From Looney Pyramid Games Wiki
Designed by Will Jennings
A Balderdash-style bluffing game
:Players Players: 4 - 10
:Time Length: Fast
:Complexity Complexity: unknown
Trios per color: 5
Number of colors: 4
Pyramid trios:
Monochr. stashes:
Five-color sets:
- - - - - - Other equipment - - - - - -
writing paper, scissors, writing paper
Setup time:
Playing time: 5 - 15
Strategy depth: unknown
Random chance: unknown
Game mechanics:
Theme: The wikipage input value is empty (e.g. <code>SomeProperty::, [[]]</code>) and therefore it cannot be used as a name or as part of a query condition.
BGG Link:
Status: Playtesting (v1.0), Year released: 2004

Limn is a party game about text scrounging and Balderdash-style bluffing for 4-10 players. by Will Jennings

Anything anyone says is really about your friends.

What you need:[edit | edit source]

  • An icehouse stash for each player, each a different color
  • An identical envelope for each player (the small kind is good)
  • A bunch of pairs of scissors
  • Some newspapers, magazines, or old paperbacks to cut up (call this stuff the jetsam)
  • Scrap paper on which to keep score
  • 5-15 minutes, depending on the number of players

How to play:[edit | edit source]

Hand things out: Everybody gets an envelope, an icehouse stash, and a chunk of the jetsam (each player shouldn't need more than a page or two). You can share the scissors.

Set up your pyramids: Stand a pyramid in front of you so that everyone knows what color you are. Then give one of your pyramids to each other player. Put the rest aside; you won't need them.

Pareidolize: Look at your jetsam for a sentence or quote that sounds neat taken out of context. Which of the other players does it make you think of first? Make a mental note (or jot it down on scrap paper, if you're forgetful), then cut out the text, and put it in your envelope. You don't need to seal the envelope.

You can work the other way around if you want: concentrate on a player and see if anything on the page you're looking at pops out at you. You just have to come up with a scrap of text that has some association with another player for you -- you don't have to pin down why it reminds you of them. If your jetsam is incredibly uninspiring, take someone else's when they're done with it.

Don't try too hard. Trust your instincts. Use the Force.

When you're done, toss the envelope into a pile in the middle.

Guess: Shuffle the envelopes. Take turns picking out an envelope and reading what's inside. After the contents of an envelope have been read, everyone guesses who cut out the quote and who they were thinking of when they cut it out, by pointing a pyramid of the cutter-outer's color at the thought-of player.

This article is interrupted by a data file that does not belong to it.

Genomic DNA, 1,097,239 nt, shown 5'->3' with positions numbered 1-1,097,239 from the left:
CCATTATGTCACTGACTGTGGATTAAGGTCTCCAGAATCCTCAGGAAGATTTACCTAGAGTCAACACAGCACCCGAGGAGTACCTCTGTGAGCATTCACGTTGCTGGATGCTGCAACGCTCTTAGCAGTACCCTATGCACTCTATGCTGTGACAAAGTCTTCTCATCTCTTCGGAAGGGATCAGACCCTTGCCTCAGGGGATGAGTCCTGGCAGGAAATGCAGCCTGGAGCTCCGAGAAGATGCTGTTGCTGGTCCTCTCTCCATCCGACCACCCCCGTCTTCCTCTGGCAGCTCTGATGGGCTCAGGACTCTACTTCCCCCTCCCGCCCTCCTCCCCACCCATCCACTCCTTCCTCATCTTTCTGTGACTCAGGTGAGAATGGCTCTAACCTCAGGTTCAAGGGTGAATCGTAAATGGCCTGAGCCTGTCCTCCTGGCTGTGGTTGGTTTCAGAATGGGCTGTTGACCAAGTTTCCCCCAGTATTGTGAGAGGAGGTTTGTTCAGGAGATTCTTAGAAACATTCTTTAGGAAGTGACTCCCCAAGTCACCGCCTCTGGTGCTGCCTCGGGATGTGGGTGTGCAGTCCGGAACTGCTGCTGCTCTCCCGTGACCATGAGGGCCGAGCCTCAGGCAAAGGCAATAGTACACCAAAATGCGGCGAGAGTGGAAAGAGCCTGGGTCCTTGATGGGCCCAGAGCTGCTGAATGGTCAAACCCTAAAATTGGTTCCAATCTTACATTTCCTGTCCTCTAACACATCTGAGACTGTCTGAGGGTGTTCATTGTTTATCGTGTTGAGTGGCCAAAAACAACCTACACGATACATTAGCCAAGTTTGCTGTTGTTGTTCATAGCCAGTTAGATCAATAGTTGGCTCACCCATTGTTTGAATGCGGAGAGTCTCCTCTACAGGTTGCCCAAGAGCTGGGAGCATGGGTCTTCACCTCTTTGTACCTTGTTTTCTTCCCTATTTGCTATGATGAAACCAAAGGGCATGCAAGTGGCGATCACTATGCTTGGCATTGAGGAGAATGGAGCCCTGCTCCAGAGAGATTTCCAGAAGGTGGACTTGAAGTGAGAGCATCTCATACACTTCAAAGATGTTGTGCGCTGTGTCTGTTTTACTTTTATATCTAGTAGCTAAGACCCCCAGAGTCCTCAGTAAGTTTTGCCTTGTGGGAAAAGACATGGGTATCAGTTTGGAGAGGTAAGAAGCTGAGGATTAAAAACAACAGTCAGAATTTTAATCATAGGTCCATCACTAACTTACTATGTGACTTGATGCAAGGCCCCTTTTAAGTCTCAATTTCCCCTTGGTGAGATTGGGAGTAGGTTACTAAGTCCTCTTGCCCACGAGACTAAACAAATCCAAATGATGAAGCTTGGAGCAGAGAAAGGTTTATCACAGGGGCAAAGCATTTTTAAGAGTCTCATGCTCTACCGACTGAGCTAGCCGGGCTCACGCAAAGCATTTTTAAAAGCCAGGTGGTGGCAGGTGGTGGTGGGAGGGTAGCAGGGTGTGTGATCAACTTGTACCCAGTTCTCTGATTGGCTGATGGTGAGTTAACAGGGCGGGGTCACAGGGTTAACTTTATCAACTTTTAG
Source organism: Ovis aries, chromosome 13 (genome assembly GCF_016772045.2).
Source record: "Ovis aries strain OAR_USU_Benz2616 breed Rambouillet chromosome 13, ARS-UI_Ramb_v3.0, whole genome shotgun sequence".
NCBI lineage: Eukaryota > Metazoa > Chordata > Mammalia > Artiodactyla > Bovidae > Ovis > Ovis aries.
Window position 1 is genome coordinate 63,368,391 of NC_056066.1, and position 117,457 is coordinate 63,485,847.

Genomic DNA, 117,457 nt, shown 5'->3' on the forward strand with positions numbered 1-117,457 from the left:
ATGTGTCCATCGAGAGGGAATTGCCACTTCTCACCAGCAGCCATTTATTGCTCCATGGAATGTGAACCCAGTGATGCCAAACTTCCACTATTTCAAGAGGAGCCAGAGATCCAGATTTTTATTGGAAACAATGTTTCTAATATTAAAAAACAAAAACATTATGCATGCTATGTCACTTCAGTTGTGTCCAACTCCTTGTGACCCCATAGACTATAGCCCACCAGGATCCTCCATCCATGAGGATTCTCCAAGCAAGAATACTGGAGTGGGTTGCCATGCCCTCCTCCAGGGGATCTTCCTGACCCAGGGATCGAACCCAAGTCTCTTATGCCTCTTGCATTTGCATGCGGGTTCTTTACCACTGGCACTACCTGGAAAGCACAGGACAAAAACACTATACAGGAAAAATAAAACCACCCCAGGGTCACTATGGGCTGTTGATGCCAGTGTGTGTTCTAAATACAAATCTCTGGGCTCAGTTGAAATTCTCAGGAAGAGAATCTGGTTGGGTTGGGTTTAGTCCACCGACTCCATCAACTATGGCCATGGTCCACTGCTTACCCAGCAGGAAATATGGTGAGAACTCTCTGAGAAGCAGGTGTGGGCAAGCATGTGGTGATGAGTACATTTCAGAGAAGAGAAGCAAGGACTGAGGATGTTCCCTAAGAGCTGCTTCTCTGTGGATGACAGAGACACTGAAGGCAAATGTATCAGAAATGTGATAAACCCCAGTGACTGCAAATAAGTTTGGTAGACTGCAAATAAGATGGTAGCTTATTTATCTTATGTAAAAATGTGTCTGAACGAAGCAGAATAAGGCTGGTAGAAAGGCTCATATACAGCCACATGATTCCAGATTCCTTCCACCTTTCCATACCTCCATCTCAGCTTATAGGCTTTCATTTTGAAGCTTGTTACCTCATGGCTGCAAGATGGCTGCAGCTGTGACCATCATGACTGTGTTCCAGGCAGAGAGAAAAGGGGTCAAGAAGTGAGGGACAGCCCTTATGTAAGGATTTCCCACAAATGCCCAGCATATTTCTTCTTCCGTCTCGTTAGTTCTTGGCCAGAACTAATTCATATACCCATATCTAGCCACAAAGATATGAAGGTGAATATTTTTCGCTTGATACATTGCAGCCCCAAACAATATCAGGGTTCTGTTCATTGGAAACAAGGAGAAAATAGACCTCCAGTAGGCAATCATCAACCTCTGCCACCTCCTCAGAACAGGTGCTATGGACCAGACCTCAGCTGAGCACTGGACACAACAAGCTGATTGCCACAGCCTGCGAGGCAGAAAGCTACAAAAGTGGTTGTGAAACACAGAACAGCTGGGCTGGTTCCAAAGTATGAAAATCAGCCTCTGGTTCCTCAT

If you were the cutter-outer, make a fake guess. (If your cut-out is the last to be read, your fakery won't fool anyone, so you don't need to bother guessing).

After everyone's guessed, the cutter-outer reveals whom they associated with the text.

Score: For every envelope except the last one: If you guessed one part right (either the cutter-outer or the thought-of person), score one point. If you guessed both parts right, score three points.

For the last envelope: score two points if you guessed the thought-of player correctly. You don't get any points for guessing who the cutter-outer is, since you should be able to figure that out by elimination.

You don't score any points for guessing correctly on an envelope that you filled.

Cookies: After all the envelopes have been opened and their contents read, if you have the highest score, or are tied for the highest score, and there are cookies nearby, you get one.

Tips:[edit | edit source]

  • What makes good jetsam: Local news, Living/Arts, and the Sports section of a paper are good places to start. Small, local papers are usually more inspiring than the Times or the Washington Post. Snarky columnists and editorial pages are fine if you enjoy poking fun at one another. Of the magazines I've tried, The Economist and Seventeen get my highest recommendation. Tearing up ratty science fiction paperbacks or romance novels has a very different feel that can be fun, too.
  • If you're taking more than a few minutes to find a bit of text in the jetsam that appeals to you, you might be thinking too hard. If this is a problem for the rest of the group, you can use a timer: three minutes makes a good time limit. If you get really stuck, you can sit out for a bit and keep looking for next round.
  • It's more fun to play a few rounds in a row. I prefer not to keep score from round to round, but you can do that, either playing to a set score or for a set number of rounds.
Entered in the Icehouse Game Design Competition, Summer 2004
Winner: Sprawl 2nd: Missile Command 3rd: Turning Points 4th: Moscow Ice
5th: Breakthrough 6th (tie): Martian Shogi and Venusian Bowling
8th: Antshouse 9th: Limn 10th (tie): Arena and the Icehouse Null Game